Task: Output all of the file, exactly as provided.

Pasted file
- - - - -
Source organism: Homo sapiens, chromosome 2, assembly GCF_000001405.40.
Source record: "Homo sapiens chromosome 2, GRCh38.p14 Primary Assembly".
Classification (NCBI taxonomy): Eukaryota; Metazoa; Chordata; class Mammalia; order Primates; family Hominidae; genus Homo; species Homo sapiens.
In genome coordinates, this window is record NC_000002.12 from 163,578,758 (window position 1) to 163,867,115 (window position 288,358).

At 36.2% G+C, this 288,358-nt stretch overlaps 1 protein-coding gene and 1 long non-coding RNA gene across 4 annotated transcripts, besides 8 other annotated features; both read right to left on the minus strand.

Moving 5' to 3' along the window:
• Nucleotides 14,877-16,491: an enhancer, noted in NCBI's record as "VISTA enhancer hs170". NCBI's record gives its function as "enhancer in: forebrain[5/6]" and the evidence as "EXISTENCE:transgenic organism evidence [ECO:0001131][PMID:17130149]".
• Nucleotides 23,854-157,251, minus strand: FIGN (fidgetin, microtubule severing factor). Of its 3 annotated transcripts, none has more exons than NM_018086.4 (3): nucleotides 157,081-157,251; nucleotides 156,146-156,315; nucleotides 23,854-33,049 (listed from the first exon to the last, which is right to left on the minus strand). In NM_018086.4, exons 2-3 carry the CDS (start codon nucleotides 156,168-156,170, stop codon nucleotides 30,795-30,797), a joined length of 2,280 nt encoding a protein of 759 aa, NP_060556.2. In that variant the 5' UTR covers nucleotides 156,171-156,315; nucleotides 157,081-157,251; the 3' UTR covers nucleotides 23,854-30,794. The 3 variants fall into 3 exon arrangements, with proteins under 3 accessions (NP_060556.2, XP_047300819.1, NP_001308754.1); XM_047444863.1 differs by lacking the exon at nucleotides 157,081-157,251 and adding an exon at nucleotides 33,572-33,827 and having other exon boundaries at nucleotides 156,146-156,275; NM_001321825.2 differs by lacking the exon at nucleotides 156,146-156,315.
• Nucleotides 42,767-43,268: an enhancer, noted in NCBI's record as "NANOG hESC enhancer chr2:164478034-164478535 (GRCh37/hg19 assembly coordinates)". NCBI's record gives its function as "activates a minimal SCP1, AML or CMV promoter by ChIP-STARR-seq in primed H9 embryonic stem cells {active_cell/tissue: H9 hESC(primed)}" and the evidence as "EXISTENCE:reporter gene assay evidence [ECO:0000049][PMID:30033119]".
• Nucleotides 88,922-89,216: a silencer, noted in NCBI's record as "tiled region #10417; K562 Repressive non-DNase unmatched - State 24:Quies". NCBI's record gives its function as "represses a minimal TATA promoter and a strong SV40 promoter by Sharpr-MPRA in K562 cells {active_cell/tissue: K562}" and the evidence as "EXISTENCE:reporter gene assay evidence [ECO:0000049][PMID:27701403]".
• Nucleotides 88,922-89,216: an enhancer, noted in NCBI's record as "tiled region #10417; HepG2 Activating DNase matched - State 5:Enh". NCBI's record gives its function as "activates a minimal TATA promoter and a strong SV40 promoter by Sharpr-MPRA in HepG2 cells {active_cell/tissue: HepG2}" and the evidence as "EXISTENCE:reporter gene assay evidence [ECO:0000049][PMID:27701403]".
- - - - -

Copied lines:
Source organism: Homo sapiens, chromosome 2, assembly GCF_000001405.40.
Source record: "Homo sapiens chromosome 2, GRCh38.p14 Primary Assembly".
Classification (NCBI taxonomy): Eukaryota; Metazoa; Chordata; class Mammalia; order Primates; family Hominidae; genus Homo; species Homo sapiens.
In genome coordinates, this window is record NC_000002.12 from 163,578,758 (window position 1) to 163,867,115 (window position 288,358).

At 36.2% G+C, this 288,358-nt stretch overlaps 1 protein-coding gene and 1 long non-coding RNA gene across 4 annotated transcripts, besides 8 other annotated features; both read right to left on the minus strand.

Moving 5' to 3' along the window:
• Nucleotides 14,877-16,491: an enhancer, noted in NCBI's record as "VISTA enhancer hs170". NCBI's record gives its function as "enhancer in: forebrain[5/6]" and the evidence as "EXISTENCE:transgenic organism evidence [ECO:0001131][PMID:17130149]".
• Nucleotides 23,854-157,251, minus strand: FIGN (fidgetin, microtubule severing factor). Of its 3 annotated transcripts, none has more exons than NM_018086.4 (3): nucleotides 157,081-157,251; nucleotides 156,146-156,315; nucleotides 23,854-33,049 (listed from the first exon to the last, which is right to left on the minus strand). In NM_018086.4, exons 2-3 carry the CDS (start codon nucleotides 156,168-156,170, stop codon nucleotides 30,795-30,797), a joined length of 2,280 nt encoding a protein of 759 aa, NP_060556.2. In that variant the 5' UTR covers nucleotides 156,171-156,315; nucleotides 157,081-157,251; the 3' UTR covers nucleotides 23,854-30,794. The 3 variants fall into 3 exon arrangements, with proteins under 3 accessions (NP_060556.2, XP_047300819.1, NP_001308754.1); XM_047444863.1 differs by lacking the exon at nucleotides 157,081-157,251 and adding an exon at nucleotides 33,572-33,827 and having other exon boundaries at nucleotides 156,146-156,275; NM_001321825.2 differs by lacking the exon at nucleotides 156,146-156,315.
• Nucleotides 42,767-43,268: an enhancer, noted in NCBI's record as "NANOG hESC enhancer chr2:164478034-164478535 (GRCh37/hg19 assembly coordinates)". NCBI's record gives its function as "activates a minimal SCP1, AML or CMV promoter by ChIP-STARR-seq in primed H9 embryonic stem cells {active_cell/tissue: H9 hESC(primed)}" and the evidence as "EXISTENCE:reporter gene assay evidence [ECO:0000049][PMID:30033119]".
• Nucleotides 88,922-89,216: a silencer, noted in NCBI's record as "tiled region #10417; K562 Repressive non-DNase unmatched - State 24:Quies". NCBI's record gives its function as "represses a minimal TATA promoter and a strong SV40 promoter by Sharpr-MPRA in K562 cells {active_cell/tissue: K562}" and the evidence as "EXISTENCE:reporter gene assay evidence [ECO:0000049][PMID:27701403]".
• Nucleotides 88,922-89,216: an enhancer, noted in NCBI's record as "tiled region #10417; HepG2 Activating DNase matched - State 5:Enh". NCBI's record gives its function as "activates a minimal TATA promoter and a strong SV40 promoter by Sharpr-MPRA in HepG2 cells {active_cell/tissue: HepG2}" and the evidence as "EXISTENCE:reporter gene assay evidence [ECO:0000049][PMID:27701403]".